• Saturday , 6 June 2020

Let Your Photograph's Hook Be Your Subject's Eyes

Code Canyon

Remember the cliché expression the eyes are the window to the soul? They aren’t kidding around with that one, and when you capture a piercing look, you can instantly and easily grab the viewer’s attention.

Recently, I’ve been pursuing more wildlife photography than I have in the past, and thus far, I’ve been having a really good time. Truth be told, my lens selection isn’t ideal (I definitely need to look into some longer focal length options than what I have), but I’m learning while making the best of what I have access to. Without question, I am by no means a authority on photographing wildlife, and like a lot of folks out there as we test something new, it’s a trial and error process. One of the things that I’ve found to be true right away is the connection with the eyes hold true regardless of whether you’re looking into the eyes of a person or into the eyes of an animal. If you’re able to get yourself in a position where you can lock eyes or at least capture a degree of catchlight in the eyes, the impact of the image is instantly stronger than you might guess.

For me, when I look at a photograph, I want to feel something. An emotional connection or investment on some level is what’s going to grab my attention. Whether it’s a portrait, a landscape, wildlife, architecture, weddings, or any other genre if I feel emotion in the shot, then in my mind, it’s a great shot. With wildlife, if I can see the light in the subjects eye’s, I feel something. On one hand, I’m definitely assigning the animal human characteristics, anthropomorphizing the critter. On the other hand, is that such a bad thing, though? It’s certainly something that’s worth thinking about. The way I see it, if I take the time to wonder what the animal might be thinking about (whether they are indeed thinking anything at all) because the eyes have made me curious, then that’s more time I’ve spent captivated by the image, and I’d call that a successful photograph.

The thing I’ve learned thus far that runs parallel to the importance of capturing the eyes is patience. If I were to offer one and only one tip it would be the need for patience. If you find yourself in a position to shoot photos of animals (whether you’re trying something at the local zoo or you spot something out in the forest), you are going to have to be patient if you’re hoping to get their eyes. Let the animal do their thing and just sit, watch, and wait. Be ready with your camera, have your settings on point, but be prepared to just wait and watch. They may look your way and they may not; the thing to understand is that’s out of your control. You’re just an observer waiting for the right moment. To get the images of these raccoons, I probably stood watching them for over 45 minutes. Sometimes, I felt like they were looking right at me, sometimes right through me, and sometimes not at all, but those are the moments that I was willing to wait for.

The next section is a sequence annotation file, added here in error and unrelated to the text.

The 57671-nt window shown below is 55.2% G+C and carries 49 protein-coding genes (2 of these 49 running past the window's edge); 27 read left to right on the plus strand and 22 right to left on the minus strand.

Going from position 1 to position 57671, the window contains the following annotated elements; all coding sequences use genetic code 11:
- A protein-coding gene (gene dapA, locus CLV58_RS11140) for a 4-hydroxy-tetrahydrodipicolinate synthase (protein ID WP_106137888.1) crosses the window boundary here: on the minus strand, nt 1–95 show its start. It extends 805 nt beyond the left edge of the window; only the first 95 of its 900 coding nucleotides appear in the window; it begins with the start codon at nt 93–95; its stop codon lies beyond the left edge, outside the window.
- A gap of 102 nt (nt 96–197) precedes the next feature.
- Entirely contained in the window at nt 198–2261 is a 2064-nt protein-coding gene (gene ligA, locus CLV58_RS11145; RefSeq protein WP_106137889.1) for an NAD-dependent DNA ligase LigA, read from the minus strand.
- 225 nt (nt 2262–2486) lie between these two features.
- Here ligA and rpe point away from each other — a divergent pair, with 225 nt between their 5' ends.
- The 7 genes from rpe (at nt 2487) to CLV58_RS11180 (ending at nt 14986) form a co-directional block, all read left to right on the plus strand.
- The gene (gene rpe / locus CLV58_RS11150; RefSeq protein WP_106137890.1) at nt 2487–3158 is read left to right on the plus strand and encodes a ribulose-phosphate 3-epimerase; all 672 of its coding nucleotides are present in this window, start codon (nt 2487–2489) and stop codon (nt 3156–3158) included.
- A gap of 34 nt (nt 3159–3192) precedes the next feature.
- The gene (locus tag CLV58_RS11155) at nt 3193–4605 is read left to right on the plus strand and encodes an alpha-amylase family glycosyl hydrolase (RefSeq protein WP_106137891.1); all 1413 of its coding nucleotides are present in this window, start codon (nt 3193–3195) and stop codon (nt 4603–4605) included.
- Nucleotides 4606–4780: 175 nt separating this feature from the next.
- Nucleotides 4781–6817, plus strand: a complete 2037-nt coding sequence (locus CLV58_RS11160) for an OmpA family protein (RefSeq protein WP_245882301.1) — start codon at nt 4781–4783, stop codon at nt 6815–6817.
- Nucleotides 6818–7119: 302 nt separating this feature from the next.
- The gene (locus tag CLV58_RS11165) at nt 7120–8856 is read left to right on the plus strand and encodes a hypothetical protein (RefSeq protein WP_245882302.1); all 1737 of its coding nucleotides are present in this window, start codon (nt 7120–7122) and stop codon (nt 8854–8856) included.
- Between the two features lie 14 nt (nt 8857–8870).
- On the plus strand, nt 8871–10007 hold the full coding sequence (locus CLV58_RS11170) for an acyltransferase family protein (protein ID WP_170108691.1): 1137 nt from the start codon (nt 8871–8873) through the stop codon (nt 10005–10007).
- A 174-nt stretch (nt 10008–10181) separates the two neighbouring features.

Every animal is different, but if they have eyes, then there’s an opportunity to connect with them through an image. Think about the images you’ve encountered that stop your scrolling. The catchlight in hummingbird’s eye shot at thousandths of a second? The texture of the surface of a spider’s many eyes via macro imagery? The look a predator has as it chows down on its prey? The look a raccoon gives you that makes you wonder what it’s thinking about? Those all sound like things that would grab my attention and keep me looking at and thinking about a photograph.

If you’ve shot wildlife before, you probably know a lot more than me, and I’d love to get your thoughts on this subject. When you’re out in the field and there is an animal in front of your lens, what are you looking for? Do you want to feel like they are looking back at you or would you rather capture the whole scene, an animal in its habitat regardless of eye contact? How do you feel about the subject of anthropomorphizing animals? Is it a slippery slope if we say the raccoon looks happy or thoughtful?

If you’ve never really put serious effort into photographing wildlife, I would strongly recommend that you give it a try if only for the learning experience. A fantastic place to start is your local zoo or wildlife sanctuary if there’s one nearby, which will be filled with educational opportunities as well as provide you a platform to practice in a slightly more controlled setting. This way, the next time you’re out for a hike in the woods and you see an elk or owl in a tree, you might be more ready to get the shot. Be prepared to be patient and remember to try and enjoy the experience whether you get the shot or not.

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